Take the 2-minute tour ×
Server Fault is a question and answer site for professional system and network administrators. It's 100% free, no registration required.

Where or how do I check MySQL root password? I don't have a .my.cnf file, I can't login to SQL console (it requires a password), I can't do anything.

share|improve this question
add comment

5 Answers

up vote 7 down vote accepted

There is no way to lookup the password. It is encrypted. On many systems the root password is blank by default. On other systems you would have been asked to set the root password when you installed mysql. The password reset procedure is described here (http://dev.mysql.com/doc/refman/5.0/en/resetting-permissions.html).

share|improve this answer
    
arggg... so troublesome!!! Is there any easier way? –  mysqllearner Nov 20 '09 at 8:28
    
Um - How did you install it? –  meder Nov 20 '09 at 8:30
    
I think it installed by my web hosting company. What should i do? I must reset the password?? No others options?? (sigh) –  mysqllearner Nov 20 '09 at 8:34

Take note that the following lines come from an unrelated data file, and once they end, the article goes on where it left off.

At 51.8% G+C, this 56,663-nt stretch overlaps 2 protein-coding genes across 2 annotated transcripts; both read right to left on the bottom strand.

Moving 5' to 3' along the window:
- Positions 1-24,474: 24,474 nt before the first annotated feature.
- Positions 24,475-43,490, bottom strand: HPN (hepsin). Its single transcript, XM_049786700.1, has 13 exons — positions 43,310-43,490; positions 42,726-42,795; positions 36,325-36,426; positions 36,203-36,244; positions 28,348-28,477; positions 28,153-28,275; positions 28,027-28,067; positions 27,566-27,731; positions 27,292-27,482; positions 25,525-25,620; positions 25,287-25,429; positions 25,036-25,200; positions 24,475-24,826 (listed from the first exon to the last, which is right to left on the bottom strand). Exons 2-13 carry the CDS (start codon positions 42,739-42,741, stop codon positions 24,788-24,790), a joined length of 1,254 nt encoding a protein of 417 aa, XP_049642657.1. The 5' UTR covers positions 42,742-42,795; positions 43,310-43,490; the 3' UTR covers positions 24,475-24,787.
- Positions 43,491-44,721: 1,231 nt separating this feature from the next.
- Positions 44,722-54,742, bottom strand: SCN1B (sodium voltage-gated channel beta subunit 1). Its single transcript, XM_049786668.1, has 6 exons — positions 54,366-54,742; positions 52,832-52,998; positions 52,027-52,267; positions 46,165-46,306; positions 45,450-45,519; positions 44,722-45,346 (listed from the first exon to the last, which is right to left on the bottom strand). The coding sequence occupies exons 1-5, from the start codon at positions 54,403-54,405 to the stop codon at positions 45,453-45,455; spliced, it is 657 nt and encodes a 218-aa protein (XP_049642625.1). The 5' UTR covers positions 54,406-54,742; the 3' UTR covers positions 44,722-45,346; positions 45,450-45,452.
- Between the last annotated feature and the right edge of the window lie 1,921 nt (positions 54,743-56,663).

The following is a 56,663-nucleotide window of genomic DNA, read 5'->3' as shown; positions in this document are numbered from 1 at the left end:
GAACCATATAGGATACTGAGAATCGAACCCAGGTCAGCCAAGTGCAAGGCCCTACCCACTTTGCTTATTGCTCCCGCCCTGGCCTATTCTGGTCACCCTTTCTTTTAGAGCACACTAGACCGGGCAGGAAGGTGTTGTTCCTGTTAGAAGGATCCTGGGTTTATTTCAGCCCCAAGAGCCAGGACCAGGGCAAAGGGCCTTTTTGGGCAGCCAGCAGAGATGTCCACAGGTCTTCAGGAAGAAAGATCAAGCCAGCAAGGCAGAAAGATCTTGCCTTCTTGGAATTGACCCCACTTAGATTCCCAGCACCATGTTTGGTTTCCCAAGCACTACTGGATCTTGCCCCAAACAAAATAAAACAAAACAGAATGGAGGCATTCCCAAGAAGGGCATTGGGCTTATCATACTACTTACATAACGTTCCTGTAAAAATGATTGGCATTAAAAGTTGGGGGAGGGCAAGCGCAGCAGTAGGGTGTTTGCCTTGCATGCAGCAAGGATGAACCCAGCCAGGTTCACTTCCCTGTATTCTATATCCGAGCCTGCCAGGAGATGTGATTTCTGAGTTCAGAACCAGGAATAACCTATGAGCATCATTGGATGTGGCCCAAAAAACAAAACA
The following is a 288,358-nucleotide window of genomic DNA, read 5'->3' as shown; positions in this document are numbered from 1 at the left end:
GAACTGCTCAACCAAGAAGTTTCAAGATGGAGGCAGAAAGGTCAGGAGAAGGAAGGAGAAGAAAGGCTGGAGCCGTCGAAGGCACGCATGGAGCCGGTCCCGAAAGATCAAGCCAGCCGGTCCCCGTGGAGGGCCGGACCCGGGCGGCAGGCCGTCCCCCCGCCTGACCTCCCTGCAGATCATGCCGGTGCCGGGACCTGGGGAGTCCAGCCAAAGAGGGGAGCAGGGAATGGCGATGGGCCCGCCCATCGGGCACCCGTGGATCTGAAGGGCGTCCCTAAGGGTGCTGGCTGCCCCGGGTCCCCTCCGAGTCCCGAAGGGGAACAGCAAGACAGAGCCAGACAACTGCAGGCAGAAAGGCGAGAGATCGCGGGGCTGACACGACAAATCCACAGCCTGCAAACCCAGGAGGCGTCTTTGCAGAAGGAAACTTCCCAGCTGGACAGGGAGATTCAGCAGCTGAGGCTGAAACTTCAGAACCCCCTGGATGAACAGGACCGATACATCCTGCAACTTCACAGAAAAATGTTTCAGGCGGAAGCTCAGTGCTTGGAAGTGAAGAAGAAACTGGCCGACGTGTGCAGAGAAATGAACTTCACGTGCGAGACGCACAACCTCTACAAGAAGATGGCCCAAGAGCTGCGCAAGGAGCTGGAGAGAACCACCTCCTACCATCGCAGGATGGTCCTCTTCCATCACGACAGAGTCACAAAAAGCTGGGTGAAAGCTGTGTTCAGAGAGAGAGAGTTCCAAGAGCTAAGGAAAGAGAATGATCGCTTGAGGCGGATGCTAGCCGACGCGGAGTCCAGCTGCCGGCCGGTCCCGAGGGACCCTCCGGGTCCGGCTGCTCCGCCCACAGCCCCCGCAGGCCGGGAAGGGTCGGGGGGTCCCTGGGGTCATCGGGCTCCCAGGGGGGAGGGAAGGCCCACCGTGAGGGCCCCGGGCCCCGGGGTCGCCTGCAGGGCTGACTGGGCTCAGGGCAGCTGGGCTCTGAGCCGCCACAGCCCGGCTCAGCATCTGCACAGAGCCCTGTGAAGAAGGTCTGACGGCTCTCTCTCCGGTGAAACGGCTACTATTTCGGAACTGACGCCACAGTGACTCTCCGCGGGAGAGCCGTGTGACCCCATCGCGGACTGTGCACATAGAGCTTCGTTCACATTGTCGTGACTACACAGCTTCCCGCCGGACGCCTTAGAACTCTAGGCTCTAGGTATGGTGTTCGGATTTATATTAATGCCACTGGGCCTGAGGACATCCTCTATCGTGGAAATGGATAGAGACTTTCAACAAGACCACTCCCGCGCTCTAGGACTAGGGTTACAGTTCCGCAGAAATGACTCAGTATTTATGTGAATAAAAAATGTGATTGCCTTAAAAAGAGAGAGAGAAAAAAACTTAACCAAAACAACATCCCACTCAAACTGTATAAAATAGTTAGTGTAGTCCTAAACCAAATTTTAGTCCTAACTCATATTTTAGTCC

Yeah, remember what the password was if you setup the system. Or go find the person who set it up for you and ask them. If you can't manage that you could, provide more details about what type of environment (OS/Version/etc) you are running on, and somebody might provide you with step-by-step details. –  Zoredache Nov 20 '09 at 8:35
    
You could call your the support number for your web hosting company. They almost certainly have the procedure down pat. –  Zoredache Nov 20 '09 at 8:35
show 1 more comment

If you manage to get a shell you can set it this way:

Start mysql with:

mysqld_safe --skip-grant-tables

Log in mysql

mysql --user=root mysql

Update the root password:

UPDATE user SET Password=PASSWORD('newpwd') WHERE User='root';
flush privileges;
exit;
share|improve this answer
add comment

I think that you may look at your /root/.mysql_history or on your applications web, ... using mysql maybe you will find some useful information there.

If you are on a Debian or Ubuntu you could set a new root password like this:


sudo dpkg-reconfigure mysql-server

share|improve this answer
add comment

You can start the MySQL daemon with --skip-grant-tables, access it and change the root password then restart it,

mysqld_safe --skip-grant-tables &
share|improve this answer
1  
What's with making things that big? –  Kevin M Nov 20 '09 at 13:05
add comment

By default, it's the following pair:

  • username: "root"
  • password: ""
share|improve this answer
add comment

Your Answer

 
discard

By posting your answer, you agree to the privacy policy and terms of service.